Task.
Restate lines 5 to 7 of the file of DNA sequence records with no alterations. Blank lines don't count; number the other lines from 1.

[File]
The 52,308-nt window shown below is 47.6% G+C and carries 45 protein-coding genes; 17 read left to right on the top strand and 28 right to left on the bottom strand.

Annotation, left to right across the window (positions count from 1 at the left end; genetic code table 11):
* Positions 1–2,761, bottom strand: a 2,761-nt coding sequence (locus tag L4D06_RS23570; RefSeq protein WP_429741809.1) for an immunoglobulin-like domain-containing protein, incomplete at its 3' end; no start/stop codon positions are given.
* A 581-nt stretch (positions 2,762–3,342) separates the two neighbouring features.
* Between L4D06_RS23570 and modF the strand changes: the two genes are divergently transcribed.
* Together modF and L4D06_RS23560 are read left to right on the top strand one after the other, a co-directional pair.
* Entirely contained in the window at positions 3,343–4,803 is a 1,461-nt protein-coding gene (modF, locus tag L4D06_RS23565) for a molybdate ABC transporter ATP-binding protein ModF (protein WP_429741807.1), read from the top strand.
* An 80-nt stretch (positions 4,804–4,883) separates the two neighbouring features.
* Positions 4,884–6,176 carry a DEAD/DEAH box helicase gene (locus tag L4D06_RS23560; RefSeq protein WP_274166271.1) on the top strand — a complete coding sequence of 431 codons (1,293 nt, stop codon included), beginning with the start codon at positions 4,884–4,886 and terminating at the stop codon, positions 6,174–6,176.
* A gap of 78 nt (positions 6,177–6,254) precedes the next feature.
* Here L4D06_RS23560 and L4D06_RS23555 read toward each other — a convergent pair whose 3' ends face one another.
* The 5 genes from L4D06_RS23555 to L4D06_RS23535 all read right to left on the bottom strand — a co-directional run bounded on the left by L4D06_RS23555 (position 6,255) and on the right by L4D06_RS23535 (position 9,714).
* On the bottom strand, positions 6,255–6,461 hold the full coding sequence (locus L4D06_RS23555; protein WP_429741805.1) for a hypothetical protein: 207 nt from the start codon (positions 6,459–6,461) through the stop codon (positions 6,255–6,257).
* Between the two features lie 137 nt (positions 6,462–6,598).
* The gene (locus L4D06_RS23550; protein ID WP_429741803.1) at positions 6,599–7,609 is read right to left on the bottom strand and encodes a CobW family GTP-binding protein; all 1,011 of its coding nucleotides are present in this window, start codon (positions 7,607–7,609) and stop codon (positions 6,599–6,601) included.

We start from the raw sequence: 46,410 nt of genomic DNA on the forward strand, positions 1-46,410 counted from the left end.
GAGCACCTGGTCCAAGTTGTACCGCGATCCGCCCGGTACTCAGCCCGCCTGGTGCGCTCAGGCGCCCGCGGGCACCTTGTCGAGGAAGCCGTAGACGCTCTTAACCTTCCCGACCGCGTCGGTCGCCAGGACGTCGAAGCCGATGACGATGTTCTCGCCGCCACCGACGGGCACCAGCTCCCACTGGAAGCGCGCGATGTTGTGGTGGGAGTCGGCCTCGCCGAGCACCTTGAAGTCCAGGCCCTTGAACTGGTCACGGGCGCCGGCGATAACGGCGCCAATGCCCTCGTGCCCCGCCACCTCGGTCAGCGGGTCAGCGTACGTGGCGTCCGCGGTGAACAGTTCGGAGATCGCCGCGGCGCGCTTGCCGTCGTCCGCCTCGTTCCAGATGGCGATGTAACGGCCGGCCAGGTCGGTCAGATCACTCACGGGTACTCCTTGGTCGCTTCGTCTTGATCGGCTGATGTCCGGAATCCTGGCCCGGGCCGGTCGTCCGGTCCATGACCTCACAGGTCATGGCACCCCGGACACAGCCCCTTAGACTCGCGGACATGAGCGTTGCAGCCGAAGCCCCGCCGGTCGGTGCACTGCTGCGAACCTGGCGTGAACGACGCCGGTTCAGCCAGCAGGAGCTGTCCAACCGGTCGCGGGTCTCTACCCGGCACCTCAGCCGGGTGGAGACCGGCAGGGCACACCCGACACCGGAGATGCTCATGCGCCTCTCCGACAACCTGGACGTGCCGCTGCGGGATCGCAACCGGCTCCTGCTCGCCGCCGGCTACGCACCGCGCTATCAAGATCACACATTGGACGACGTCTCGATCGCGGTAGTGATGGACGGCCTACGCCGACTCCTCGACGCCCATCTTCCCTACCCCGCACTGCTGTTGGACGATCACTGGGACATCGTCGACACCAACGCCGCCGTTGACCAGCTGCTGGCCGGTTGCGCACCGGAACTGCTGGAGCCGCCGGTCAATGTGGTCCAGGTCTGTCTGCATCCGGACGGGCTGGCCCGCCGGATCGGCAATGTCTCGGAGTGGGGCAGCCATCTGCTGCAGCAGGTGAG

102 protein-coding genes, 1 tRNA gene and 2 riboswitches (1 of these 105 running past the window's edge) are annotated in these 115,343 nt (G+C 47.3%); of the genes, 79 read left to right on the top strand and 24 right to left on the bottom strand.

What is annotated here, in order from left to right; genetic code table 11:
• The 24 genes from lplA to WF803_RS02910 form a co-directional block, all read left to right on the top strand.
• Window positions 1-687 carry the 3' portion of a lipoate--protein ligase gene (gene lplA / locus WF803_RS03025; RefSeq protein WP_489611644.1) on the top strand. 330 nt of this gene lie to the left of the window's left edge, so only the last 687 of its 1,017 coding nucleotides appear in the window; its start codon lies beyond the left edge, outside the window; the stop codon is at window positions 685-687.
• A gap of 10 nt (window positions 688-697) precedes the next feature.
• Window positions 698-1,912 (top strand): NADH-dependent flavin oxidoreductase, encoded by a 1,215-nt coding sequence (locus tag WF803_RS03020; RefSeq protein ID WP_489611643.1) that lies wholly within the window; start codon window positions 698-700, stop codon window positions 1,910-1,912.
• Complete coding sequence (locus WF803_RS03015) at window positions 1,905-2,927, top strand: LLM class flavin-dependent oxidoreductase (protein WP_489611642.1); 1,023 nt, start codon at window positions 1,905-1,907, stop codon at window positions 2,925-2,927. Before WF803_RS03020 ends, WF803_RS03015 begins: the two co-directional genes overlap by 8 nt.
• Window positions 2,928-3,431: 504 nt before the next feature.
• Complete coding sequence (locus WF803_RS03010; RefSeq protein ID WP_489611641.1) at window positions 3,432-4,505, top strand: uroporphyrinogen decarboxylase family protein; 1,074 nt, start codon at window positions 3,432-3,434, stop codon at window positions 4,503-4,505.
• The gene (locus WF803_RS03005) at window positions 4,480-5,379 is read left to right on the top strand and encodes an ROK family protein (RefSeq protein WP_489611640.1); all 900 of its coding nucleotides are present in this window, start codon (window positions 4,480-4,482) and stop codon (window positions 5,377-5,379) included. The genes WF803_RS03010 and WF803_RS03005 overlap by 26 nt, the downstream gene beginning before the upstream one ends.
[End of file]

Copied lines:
* Between L4D06_RS23570 and modF the strand changes: the two genes are divergently transcribed.
* Together modF and L4D06_RS23560 are read left to right on the top strand one after the other, a co-directional pair.
* Entirely contained in the window at positions 3,343–4,803 is a 1,461-nt protein-coding gene (modF, locus tag L4D06_RS23565) for a molybdate ABC transporter ATP-binding protein ModF (protein WP_429741807.1), read from the top strand.